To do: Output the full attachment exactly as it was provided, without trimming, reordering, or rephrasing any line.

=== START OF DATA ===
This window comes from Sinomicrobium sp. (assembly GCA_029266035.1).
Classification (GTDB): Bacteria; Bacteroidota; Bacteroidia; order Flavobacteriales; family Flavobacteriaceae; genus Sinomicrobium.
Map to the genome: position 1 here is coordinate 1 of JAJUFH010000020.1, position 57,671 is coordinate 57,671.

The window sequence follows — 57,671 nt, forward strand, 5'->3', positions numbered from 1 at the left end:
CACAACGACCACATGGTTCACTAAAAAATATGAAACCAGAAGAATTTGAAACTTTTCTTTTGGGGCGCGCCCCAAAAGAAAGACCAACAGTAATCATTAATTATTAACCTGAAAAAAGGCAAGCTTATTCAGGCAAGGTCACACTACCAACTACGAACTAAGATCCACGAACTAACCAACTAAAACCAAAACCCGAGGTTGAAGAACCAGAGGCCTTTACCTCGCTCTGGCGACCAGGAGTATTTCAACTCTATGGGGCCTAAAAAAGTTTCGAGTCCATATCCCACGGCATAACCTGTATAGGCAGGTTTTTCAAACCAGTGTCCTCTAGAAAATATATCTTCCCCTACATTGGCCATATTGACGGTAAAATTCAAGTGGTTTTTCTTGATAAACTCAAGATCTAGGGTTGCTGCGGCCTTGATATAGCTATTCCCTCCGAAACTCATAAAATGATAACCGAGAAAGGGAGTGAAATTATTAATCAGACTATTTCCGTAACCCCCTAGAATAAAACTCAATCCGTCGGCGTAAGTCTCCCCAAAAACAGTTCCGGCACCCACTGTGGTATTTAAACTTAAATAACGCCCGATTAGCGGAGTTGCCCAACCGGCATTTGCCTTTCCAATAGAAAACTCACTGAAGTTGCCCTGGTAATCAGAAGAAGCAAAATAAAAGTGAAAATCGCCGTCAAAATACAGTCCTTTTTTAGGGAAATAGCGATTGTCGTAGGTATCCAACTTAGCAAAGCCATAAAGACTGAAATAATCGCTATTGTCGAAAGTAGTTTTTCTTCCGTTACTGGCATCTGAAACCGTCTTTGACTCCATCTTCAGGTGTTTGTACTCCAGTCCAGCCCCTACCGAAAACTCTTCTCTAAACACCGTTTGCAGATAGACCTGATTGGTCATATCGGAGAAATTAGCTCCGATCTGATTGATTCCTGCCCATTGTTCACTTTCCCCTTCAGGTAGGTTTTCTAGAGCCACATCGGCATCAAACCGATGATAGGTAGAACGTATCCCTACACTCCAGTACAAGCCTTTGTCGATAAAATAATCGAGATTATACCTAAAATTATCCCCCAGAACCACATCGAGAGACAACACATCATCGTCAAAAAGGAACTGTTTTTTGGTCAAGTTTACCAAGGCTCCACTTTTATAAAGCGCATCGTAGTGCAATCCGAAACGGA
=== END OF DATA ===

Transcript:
This window comes from Sinomicrobium sp. (assembly GCA_029266035.1).
Classification (GTDB): Bacteria; Bacteroidota; Bacteroidia; order Flavobacteriales; family Flavobacteriaceae; genus Sinomicrobium.
Map to the genome: position 1 here is coordinate 1 of JAJUFH010000020.1, position 57,671 is coordinate 57,671.

The window sequence follows — 57,671 nt, forward strand, 5'->3', positions numbered from 1 at the left end:
CACAACGACCACATGGTTCACTAAAAAATATGAAACCAGAAGAATTTGAAACTTTTCTTTTGGGGCGCGCCCCAAAAGAAAGACCAACAGTAATCATTAATTATTAACCTGAAAAAAGGCAAGCTTATTCAGGCAAGGTCACACTACCAACTACGAACTAAGATCCACGAACTAACCAACTAAAACCAAAACCCGAGGTTGAAGAACCAGAGGCCTTTACCTCGCTCTGGCGACCAGGAGTATTTCAACTCTATGGGGCCTAAAAAAGTTTCGAGTCCATATCCCACGGCATAACCTGTATAGGCAGGTTTTTCAAACCAGTGTCCTCTAGAAAATATATCTTCCCCTACATTGGCCATATTGACGGTAAAATTCAAGTGGTTTTTCTTGATAAACTCAAGATCTAGGGTTGCTGCGGCCTTGATATAGCTATTCCCTCCGAAACTCATAAAATGATAACCGAGAAAGGGAGTGAAATTATTAATCAGACTATTTCCGTAACCCCCTAGAATAAAACTCAATCCGTCGGCGTAAGTCTCCCCAAAAACAGTTCCGGCACCCACTGTGGTATTTAAACTTAAATAACGCCCGATTAGCGGAGTTGCCCAACCGGCATTTGCCTTTCCAATAGAAAACTCACTGAAGTTGCCCTGGTAATCAGAAGAAGCAAAATAAAAGTGAAAATCGCCGTCAAAATACAGTCCTTTTTTAGGGAAATAGCGATTGTCGTAGGTATCCAACTTAGCAAAGCCATAAAGACTGAAATAATCGCTATTGTCGAAAGTAGTTTTTCTTCCGTTACTGGCATCTGAAACCGTCTTTGACTCCATCTTCAGGTGTTTGTACTCCAGTCCAGCCCCTACCGAAAACTCTTCTCTAAACACCGTTTGCAGATAGACCTGATTGGTCATATCGGAGAAATTAGCTCCGATCTGATTGATTCCTGCCCATTGTTCACTTTCCCCTTCAGGTAGGTTTTCTAGAGCCACATCGGCATCAAACCGATGATAGGTAGAACGTATCCCTACACTCCAGTACAAGCCTTTGTCGATAAAATAATCGAGATTATACCTAAAATTATCCCCCAGAACCACATCGAGAGACAACACATCATCGTCAAAAAGGAACTGTTTTTTGGTCAAGTTTACCAAGGCTCCACTTTTATAAAGCGCATCGTAGTGCAATCCGAAACGGA